OP's Prairiefire helped by excessive public subsidies
The Kansas City Star
When the doors open this fall at the Prairiefire retail project in south Overland Park, shoppers will be charged a premium to subsidize the private development.
The sales tax will be a stunning 10.15 percent — or an additional 1.5 percent over the city’s regular sales tax.
Overland Park Mayor Carl Gerlach and the City Council supported placing this high burden on the public to help finance Prairiefire in one of the most affluent parts of the city, along 135th Street between Nall and Lamar avenues.
Combined with the city sales tax support and STAR bonds from Kansas, the shopping center will get almost half of its backing from the public, or $61 million out of $130 million.
Overland Park’s decision to impose its highest sales tax on Prairiefire shoppers conflicts, at least partly, with the city’s preferred way of doing business. It usually tries to give no or low public incentives to economic development deals, especially when it comes to retail.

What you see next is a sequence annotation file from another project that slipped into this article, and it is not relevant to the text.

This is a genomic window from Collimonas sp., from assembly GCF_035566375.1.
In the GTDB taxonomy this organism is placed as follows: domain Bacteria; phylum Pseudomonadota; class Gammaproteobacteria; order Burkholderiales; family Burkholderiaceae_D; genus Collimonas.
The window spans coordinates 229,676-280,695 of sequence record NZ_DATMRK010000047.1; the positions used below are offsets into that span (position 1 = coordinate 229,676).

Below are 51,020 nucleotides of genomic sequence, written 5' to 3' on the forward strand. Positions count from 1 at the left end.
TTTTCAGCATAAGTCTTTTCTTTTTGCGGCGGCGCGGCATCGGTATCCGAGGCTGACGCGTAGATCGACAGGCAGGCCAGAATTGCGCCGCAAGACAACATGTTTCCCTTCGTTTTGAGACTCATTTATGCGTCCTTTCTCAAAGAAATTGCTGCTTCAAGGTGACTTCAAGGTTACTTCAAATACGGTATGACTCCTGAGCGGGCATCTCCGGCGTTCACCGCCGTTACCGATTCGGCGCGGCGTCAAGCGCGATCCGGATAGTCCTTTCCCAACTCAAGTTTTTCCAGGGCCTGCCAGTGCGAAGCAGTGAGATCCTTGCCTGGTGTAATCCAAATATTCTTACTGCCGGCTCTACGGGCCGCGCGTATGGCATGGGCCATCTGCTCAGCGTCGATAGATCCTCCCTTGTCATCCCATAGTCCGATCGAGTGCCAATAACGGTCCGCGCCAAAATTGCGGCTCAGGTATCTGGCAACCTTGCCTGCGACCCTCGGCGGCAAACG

Gerlach, in a statement, contended the project was worth it, partly because Prairiefire eventually will feature exhibition space for the American Museum of Natural History. That section will get millions in public assistance from the state. “In two years, hundreds of thousands of people will find in Overland Park something that today only exists in New York City,” he said.
Gerlach was not available to comment early this week on the tax incentives handed out by the city, and why they had to be so large.
The extra 1.5 percent sales tax will help finance a community improvement district at Prairiefire. By comparison, the city has approved higher sales taxes to be collected for two transportation districts — a half percent at Oak Park Mall and 1 percent at Deer Creek Woods.
Overland Park’s decision to boost the completion of the long-delayed Prairiefire is yet another example of how local governments are excessively using public money to benefit private developers.